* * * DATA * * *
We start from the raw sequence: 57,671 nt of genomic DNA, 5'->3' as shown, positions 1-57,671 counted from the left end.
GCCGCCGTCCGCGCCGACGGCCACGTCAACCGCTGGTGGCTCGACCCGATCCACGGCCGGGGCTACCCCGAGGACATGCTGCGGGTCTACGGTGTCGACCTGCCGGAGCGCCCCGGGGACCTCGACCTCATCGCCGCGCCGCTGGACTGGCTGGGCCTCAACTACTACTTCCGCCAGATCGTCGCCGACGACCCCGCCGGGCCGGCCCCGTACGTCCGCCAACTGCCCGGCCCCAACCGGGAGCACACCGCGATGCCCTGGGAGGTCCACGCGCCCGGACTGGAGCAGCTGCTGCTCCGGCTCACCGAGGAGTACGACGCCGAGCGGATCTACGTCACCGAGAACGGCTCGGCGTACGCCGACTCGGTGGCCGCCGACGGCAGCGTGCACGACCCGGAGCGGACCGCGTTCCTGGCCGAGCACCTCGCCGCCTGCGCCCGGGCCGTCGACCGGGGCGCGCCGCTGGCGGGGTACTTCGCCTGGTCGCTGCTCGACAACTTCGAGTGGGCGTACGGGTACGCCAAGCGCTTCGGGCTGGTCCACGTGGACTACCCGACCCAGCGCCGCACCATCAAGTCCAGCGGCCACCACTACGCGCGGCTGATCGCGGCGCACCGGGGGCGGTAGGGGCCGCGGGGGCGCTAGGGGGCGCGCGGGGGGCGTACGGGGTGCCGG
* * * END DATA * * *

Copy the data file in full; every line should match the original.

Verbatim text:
We start from the raw sequence: 57,671 nt of genomic DNA, 5'->3' as shown, positions 1-57,671 counted from the left end.
GCCGCCGTCCGCGCCGACGGCCACGTCAACCGCTGGTGGCTCGACCCGATCCACGGCCGGGGCTACCCCGAGGACATGCTGCGGGTCTACGGTGTCGACCTGCCGGAGCGCCCCGGGGACCTCGACCTCATCGCCGCGCCGCTGGACTGGCTGGGCCTCAACTACTACTTCCGCCAGATCGTCGCCGACGACCCCGCCGGGCCGGCCCCGTACGTCCGCCAACTGCCCGGCCCCAACCGGGAGCACACCGCGATGCCCTGGGAGGTCCACGCGCCCGGACTGGAGCAGCTGCTGCTCCGGCTCACCGAGGAGTACGACGCCGAGCGGATCTACGTCACCGAGAACGGCTCGGCGTACGCCGACTCGGTGGCCGCCGACGGCAGCGTGCACGACCCGGAGCGGACCGCGTTCCTGGCCGAGCACCTCGCCGCCTGCGCCCGGGCCGTCGACCGGGGCGCGCCGCTGGCGGGGTACTTCGCCTGGTCGCTGCTCGACAACTTCGAGTGGGCGTACGGGTACGCCAAGCGCTTCGGGCTGGTCCACGTGGACTACCCGACCCAGCGCCGCACCATCAAGTCCAGCGGCCACCACTACGCGCGGCTGATCGCGGCGCACCGGGGGCGGTAGGGGCCGCGGGGGCGCTAGGGGGCGCGCGGGGGGCGTACGGGGTGCCGG